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Website executives discuss China's internet growth
Updated: 2006-02-28 17:23

The 3rd plenary meeting of China's Internet News and Information Service Committee was held over the weekend in China's southernmost Hainan Province.

During the session hosted by Huang Cheng, general secretary of the China Internet Association, officials from China's major internet portals such as Sina, Sohu, Netease and China.com and internet experts held a seminar focusing on the development and management of the country's Internet industry. The following are abstracts of participants' speeches:

Wu Yun (COO of Tom.com): China's Internet growth has been eye-catching in recent years. The Chinese mainland has 111 million netizens, an increase of 17 million over that of 2004. The number of broadband users in the mainland grew 21.5 million in 2005 to top 64.3 million, surpassing the number of narrowband users.

Currently, Chinese netizens spend an average of 15.7 hours online every week, a 20-percent growth over 2004. The data are solid evidence of the continuous rapid growth of China's Internet industry.

In recent years, Chinese Internet companies have been flocking to seek Nasdaq IPOs, from the early birds like Sina, Sohu, Netease, and China.com to the recent Tom Online, CTrip, Shanda, and Baidu, reflecting investors' confidence in the performances of the country's Internet companies as well as the nation's Internet market.

Moreover, the online population only makes up 8.5 percent of the country's 1.3 billion people, indicating a large room for further development and a huge market potential.

Guo Qinglin (director of government public relations with Sohu): I joined Sohu in 1997 and have witnessed the company's decade-long growth from a small company with an asset of US$200,000 and a dozen employees to a colossus business employing more than 1,000 people and gaining over US$100 million annually.

So to speak, I am a witness to Sohu's growth as well as that of China's Internet industry over the decade. I have participated in almost every research work concerning the Internet and also helped in the promulgation of "Management and Regulations on Internet News and Information Service," which was jointly released by the Information Office of the State Council and the Ministry of Information Industry in 2005.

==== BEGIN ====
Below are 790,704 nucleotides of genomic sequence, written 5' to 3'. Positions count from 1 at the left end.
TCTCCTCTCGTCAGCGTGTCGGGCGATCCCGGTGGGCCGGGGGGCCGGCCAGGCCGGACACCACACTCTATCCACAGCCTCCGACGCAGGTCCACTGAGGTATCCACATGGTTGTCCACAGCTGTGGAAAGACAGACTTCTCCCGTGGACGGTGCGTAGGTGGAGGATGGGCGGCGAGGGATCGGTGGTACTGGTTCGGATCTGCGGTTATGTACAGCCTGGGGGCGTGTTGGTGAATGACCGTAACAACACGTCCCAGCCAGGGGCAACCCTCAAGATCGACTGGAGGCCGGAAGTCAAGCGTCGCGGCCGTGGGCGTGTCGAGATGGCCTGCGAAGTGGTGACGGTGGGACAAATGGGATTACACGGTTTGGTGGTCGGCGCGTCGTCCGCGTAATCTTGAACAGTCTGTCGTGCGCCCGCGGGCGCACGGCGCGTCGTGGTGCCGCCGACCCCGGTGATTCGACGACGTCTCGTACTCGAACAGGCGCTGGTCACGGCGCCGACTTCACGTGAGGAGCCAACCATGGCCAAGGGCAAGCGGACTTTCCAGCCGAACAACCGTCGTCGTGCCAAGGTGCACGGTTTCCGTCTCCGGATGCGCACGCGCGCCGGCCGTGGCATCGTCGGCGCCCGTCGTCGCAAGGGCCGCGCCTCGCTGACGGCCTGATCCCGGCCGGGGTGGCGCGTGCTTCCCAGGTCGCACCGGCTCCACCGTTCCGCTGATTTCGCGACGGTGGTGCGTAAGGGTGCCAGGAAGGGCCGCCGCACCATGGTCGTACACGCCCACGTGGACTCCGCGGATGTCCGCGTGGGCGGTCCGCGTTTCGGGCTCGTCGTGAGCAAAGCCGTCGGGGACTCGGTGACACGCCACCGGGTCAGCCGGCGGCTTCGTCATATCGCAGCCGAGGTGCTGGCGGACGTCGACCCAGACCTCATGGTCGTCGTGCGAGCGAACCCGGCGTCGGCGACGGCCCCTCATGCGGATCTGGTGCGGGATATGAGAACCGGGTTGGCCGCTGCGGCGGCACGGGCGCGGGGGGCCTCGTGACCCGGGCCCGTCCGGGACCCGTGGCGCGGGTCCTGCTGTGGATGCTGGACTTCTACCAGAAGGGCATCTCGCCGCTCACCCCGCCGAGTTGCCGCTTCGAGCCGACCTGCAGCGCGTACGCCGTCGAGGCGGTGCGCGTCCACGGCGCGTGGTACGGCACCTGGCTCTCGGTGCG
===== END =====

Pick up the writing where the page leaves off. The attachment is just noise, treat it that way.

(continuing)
It should be noted that quite a number of people from Sohu participated in the research work for the above rule's creation. Some of our suggestions were adopted. It is proper to say that Chinese Internet companies are involved in the drafting of all of China's Internet laws and regulations.

Self-discipline is crucial to Internet management as laws and regulations can only serve as the last resort. Internet companies should, out of a sense of responsibility, get rid of illegal and harmful information. Among China's online population, a large number are teenagers and children. As a father myself, I will not let any obscene and pornographic content poison kids and ruin their future.

Wang Xiaohui (CEO of China.com): Although China is a developing country, its Internet industry has already been in a leading position in the rapidly developing world for nearly a decade. This can be attributed not only to the good international cooperation environment, a group of executives and experts who understand the business, but also largely to the nation's overall speedy economic development and the government's support to the industry.

Recently, certain Western media and some US lawmakers have accused China of controlling the Internet. I think the accusations are completely unfounded. They know nothing about the development and management of China's Internet industry and relevant laws. In a word, they are ignorant of China's Internet development environment.

Internet management should be based on each country's own conditions. China's Internet management facilitates the industry's development because it conforms to the current condition of Internet development in the nation, as well as the country's basic situation.

China and the US have many differences, in social system, culture, value, and so on. Therefore, it is unfair for one country to use its own standard to judge another country's behavior. The fact that a number of overseas companies invest in China's Internet industry proves that the market is attractive.

China's Internet development also provides potential business opportunities for the US. Top Chinese portals, such as China.com, Sina.com, and Sohu.com, have listed on Nasdaq. American individual shareholders and institutional investors might be grateful that the Chinese has provided them with valuable investment options.

Wang Yan (CEO of Sina.com): Recently, some overseas media have condemned China's web management. In my opinion, they made the remarks on economic considerations. For example, some US lawmakers proposed to punish some Chinese Internet companies listed in the US stock market, accusing them of "assisting" the Chinese Government in limiting Internet freedom.

This is unfair for the listed Chinese companies.